The collective term for the lawyers in the state of Virginia who represent workers’ compensation claimants is “the claimants bar.” Over the years, many members of the claimants bar (VA workers’ compensation lawyers) have observed injured workers attempting to represent themselves before the Workers’ Compensation Commission. The legal term for self-representation is “pro se.” Unfortunately, the common outcome for an injured worker who self-represents, “pro se,” before the Workers’ Compensation Commission’s Deputy Commissioner in a first -level hearing is to crash and burn.
Members of the claimants bar suspect that many pro se claimants represent themselves because they have misconceptions regarding how a Virginia Workers’ Compensation lawyer is paid. In this blog we will shed understanding on how a VA Worker’s Comp lawyer is paid and why it is in the best interest of a worker injured on the job to seek specialized legal counsel.
In Virginia, the cardinal principle is that no lawyer for a claimant can receive a fee unless the Commission first approves the fee. This principle is enshrined in a statutory law. That is, the principle exists by virtue of a law the General Assembly passed many years ago. Owing to this legal principle, the Virginia Workers’ Compensation Commission sets parameters as to the amount of fees a Commonwealth workers’ compensation lawyer can be paid.
The Commission has been and remains vigorous in its use of this power to set the fees of the claimants bar. A claimant’s lawyer does not say, “I want a fee of $__” followed by the Commission’s rubber-stamp of the requested fee. The fees are set the other way around, with the Commission establishing a fair fee.
A claimant’s lawyer and his or her staff often spend many months preparing for a hearing. If the claimant prevails, the Deputy Commissioner will unilaterally decide the amount the claimant’s lawyer will receive. The biggest take-away is that workers’ compensation attorneys have skin in the game. If they do not prevail on your behalf, then they do not receive fees nor compensation. When your case is won, the attorney’s fee is paid either from accrued compensation or via a small deduction from the claimant’s weekly compensation payments. In other words, there are no out-of-pocket attorney fees for the injured worker.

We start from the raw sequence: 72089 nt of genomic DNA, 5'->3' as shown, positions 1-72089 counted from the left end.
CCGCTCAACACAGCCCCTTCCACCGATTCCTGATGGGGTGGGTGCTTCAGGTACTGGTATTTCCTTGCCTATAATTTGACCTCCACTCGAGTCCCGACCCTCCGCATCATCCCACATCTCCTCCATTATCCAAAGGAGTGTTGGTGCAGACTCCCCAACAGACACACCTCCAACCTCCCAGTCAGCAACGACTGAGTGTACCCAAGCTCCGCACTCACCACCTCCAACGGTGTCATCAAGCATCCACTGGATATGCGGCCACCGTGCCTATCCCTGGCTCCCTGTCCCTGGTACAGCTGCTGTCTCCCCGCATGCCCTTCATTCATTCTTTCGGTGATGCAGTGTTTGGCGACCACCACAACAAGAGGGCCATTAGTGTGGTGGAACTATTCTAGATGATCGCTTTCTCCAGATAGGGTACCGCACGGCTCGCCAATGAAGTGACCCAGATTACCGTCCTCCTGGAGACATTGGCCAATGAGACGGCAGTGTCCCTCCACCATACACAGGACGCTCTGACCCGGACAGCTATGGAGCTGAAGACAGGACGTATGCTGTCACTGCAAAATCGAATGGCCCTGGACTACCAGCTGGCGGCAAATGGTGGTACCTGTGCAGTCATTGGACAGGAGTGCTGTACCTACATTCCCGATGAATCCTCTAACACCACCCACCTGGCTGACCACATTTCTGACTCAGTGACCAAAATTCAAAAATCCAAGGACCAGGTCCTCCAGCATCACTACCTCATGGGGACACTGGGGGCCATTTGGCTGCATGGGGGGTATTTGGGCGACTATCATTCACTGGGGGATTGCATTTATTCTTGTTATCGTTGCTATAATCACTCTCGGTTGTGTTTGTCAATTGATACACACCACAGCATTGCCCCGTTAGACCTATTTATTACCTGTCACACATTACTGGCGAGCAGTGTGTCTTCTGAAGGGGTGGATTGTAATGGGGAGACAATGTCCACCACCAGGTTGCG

If the claimant’s compensation rate is low, it is common for the Deputy Commissioner to award an attorney’s fee in the high hundreds or low four figures (e.g., $1,200). Although the claimant’s lawyer can ask the full Commission to review such an award, such requests are rare. The full Commission affirms a large majority of all Deputy Commissioner decisions that come before it for review.
A claimant may prevail before a Deputy Commissioner only to see the workers’ compensation insurer seek review of the victory by the full Commission. Remember, the insurance company is fighting for the employer, not the injured worker. They are seeking to reduce the compensation to the injured worker. Each party (the claimant’s team and the insurance team, has the right to seek such a review. A review proceeding involves the filing of written statements. Most written statements require at least several hours to draft, and some require many hours. If the claimant prevails on review (which is likely, as noted above), the full Commission typically awards a fee of hundreds (not thousands) of dollars for the work by the claimant’s lawyer on review.